Would You Like Some Fuel with Your Ethanol?

Posted: January 11, 2022

Blended ethanol is something RARE PETRO has covered in the past, but 2022 could be a truly pivotal year for the fuel component. The blending program, known as the Renewable Fuel Standard (RFS), could be subject to major overhaul by the Biden administration. The “R” in RFS comes from the intention to incorporate a minimum number of “renewable fuels” into gasoline (mainly corn ethanol) and started back in 2005 under the Bush administration. Since then, the goal was to increase the amount of blended renewable components into transportation fuels each year through 2022, but a 2016 report from the Government Accountability Office found that the program was more than unlikely to meet targets for reducing greenhouse gas emissions. Many stakeholders have argued for and against the RFS program since then and 2022 is the year to make or break the standard.

How Does the RFS Change the Way Fuel is Refined?

2022’s proposed volume requirement of ethanol at 21 billion gallons. Still, refiners have a choice. They can either:

  • Blend renewable components into fuels in order to receive tradeable credits known as Renewable Identification Numbers (RINs)
  • Refuse to blend renewable components and purchase RINs in order to offset their lack of ethanol blending

The credits exist to incentivize refiners to blend the fuel because it does cost more to add ethanol to mix. It is far cheaper to forgo the inclusion of ethanol without the incorporation of RINs. Some refiners are too small to be able to purchase RINs or their margins are too thin to justify the blending as they will sell finished fuel at a loss. In this case, the government may exempt the on grounds of financial harm with Small Refinery Exemptions. At the end of the day, RINs further complicate the process of refining, mixing, and selling fuel and add further pressure to refiners when oil prices are high and/or gasoline prices are low. There were many points between 2020 and 2021 that refiners were scraping small percentages of profit in sales.

2022 – Maintain or Abandon?

This year concludes the first phase of the RFS spanning from 2005 to 2022. The EPA, Department of Energy, and Department of Agriculture must now decide what the next phase of the program will look like. Proposed plans will be announced by summer and the rest of the year will be used to zero in on the final agreement, and right now, the Biden administration is at a crossroads. Energy commodities are quickly rising to multi-year highs (especially gasoline), and midterm elections are approaching. The democratic party would likely want to drive these prices down to maintain favor among the public. On the other side of the coin, the white house has set aggressive goals for reducing carbon dioxide emissions and fighting climate change. It would be contradictory to loosen the requirements of blended “renewable” components (at least in the eyes of the public). There are even more stakeholders outside of policymakers. Farmers love the fact that the RFS exists and want the EPA to raise the required blending volume. Refiners argue that this creates an artificial demand for corn and would rather reduce the required blending volume in order to let the free market guide commodity prices. Environmentalists side with the farmers and demand that more of the renewable components be blended. Even labor unions are involved as any change in ethanol requirements could remove hundreds of jobs from several sectors. This tug of war doesn’t just involve individual people, but million’s of dollars fly around from lobby groups looking to maintain their best interests.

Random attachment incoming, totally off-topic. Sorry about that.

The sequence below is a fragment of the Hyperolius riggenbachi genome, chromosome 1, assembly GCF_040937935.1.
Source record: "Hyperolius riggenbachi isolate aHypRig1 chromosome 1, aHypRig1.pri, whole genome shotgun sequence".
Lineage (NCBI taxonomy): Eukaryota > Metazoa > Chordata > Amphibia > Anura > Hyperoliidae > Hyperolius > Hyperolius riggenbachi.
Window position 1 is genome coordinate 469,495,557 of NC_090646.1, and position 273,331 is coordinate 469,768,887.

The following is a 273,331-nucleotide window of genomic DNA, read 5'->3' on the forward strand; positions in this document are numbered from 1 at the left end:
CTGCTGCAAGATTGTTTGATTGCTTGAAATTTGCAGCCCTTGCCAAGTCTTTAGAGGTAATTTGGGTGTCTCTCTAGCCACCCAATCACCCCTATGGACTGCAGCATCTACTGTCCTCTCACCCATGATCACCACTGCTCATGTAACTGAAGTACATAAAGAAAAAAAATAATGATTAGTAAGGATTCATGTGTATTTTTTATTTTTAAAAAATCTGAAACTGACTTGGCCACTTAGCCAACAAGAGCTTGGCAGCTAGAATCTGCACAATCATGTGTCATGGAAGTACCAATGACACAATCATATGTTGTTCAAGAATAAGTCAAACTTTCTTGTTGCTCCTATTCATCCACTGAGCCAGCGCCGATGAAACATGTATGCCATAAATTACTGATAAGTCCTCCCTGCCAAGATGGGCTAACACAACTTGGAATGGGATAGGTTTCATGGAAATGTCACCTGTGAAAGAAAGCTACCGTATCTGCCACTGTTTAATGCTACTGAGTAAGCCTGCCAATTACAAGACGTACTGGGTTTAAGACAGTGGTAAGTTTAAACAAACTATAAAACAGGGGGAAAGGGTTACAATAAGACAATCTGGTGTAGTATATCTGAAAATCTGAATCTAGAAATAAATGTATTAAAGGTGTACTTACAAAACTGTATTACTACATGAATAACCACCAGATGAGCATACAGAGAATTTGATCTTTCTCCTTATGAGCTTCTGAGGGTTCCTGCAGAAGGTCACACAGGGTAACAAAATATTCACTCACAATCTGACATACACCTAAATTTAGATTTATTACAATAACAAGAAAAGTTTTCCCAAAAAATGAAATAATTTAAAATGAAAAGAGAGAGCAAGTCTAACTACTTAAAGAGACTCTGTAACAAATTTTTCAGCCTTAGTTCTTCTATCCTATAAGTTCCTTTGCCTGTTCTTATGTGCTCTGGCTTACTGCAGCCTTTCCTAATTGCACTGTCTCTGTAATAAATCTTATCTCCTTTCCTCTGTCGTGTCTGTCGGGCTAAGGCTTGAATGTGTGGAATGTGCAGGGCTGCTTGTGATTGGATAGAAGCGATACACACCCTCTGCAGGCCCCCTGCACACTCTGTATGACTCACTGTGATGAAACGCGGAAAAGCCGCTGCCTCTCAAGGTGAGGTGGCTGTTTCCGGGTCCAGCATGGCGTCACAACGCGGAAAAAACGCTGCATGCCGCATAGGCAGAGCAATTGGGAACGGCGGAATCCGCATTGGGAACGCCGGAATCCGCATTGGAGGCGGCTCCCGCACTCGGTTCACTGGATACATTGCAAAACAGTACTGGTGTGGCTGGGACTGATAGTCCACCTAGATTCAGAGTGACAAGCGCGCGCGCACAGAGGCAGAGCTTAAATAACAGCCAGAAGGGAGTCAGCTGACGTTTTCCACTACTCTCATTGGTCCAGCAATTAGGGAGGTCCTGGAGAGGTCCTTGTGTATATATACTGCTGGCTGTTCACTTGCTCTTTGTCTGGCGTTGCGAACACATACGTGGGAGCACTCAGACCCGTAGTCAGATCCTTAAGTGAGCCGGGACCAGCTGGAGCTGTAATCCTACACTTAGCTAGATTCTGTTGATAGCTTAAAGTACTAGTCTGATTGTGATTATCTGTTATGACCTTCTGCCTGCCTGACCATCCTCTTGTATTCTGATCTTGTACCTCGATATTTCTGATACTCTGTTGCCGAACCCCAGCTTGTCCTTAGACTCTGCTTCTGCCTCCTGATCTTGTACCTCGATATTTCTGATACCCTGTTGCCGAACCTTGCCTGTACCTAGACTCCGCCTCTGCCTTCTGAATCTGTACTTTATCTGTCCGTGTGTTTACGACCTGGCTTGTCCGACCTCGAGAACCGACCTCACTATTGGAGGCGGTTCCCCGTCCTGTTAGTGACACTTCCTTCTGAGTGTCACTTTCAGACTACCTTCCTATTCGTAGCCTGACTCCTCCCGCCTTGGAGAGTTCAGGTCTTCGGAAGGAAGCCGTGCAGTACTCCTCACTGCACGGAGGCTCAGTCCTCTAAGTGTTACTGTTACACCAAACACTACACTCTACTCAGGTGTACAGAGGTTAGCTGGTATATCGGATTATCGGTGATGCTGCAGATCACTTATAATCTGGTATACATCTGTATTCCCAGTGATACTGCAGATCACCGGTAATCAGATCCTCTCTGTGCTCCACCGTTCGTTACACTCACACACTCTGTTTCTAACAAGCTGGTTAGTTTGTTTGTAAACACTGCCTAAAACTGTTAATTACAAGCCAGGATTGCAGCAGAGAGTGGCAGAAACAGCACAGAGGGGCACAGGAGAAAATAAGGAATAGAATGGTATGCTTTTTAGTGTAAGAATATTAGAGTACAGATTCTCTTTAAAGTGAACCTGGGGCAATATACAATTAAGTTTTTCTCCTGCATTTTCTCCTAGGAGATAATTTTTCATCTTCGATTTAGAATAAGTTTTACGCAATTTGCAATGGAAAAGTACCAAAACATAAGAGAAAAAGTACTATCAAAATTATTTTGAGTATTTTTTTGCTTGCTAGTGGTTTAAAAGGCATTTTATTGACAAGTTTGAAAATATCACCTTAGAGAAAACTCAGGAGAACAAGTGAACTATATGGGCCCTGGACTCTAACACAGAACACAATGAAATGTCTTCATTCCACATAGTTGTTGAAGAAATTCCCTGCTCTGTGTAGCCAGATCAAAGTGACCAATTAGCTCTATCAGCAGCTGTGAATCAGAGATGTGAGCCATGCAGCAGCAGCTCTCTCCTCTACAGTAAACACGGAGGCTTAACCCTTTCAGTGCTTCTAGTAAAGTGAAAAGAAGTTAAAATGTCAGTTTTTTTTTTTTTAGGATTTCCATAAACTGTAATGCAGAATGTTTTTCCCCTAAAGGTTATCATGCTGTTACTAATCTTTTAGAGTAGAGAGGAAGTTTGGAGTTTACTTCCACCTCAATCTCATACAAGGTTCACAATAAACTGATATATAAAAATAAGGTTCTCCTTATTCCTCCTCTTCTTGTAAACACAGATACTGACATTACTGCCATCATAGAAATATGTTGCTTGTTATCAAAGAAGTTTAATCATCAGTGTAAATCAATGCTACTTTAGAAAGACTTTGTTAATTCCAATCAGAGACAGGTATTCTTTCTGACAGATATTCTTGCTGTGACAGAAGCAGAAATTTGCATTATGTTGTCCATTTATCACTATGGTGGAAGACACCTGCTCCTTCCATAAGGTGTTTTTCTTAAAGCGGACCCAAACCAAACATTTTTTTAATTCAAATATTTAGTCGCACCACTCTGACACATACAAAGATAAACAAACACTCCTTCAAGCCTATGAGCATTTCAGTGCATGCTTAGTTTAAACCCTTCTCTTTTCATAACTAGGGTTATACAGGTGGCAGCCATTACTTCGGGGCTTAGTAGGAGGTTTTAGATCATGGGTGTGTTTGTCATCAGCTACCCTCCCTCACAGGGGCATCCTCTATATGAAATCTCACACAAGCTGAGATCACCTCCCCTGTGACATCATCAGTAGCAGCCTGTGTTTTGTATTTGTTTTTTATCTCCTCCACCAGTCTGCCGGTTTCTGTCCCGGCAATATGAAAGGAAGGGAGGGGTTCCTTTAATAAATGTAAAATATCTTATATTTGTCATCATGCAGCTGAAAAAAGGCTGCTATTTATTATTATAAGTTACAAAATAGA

What Else is on the Docket?

As if things weren’t complicated enough already, there will be new legislation surrounding EV credits. As long as electrical vehicle power generation is sourced from greener forms of energy (such as methane siphoning from landfills or dairy farms), the EPA is considering expanding RINs to encapsulate EVs. Refiners could also gain RINs from making use of advanced biofuels such as renewable diesel made from plant oils or animal fats. Even Small Refinery Exemptions may get a change as the EPA is considering rejecting up to 65% of pending applications.

There is a lot on the table to discuss when considering the next phase of the RFS program, and it could alter the trajectory of biofuels for more than a decade.


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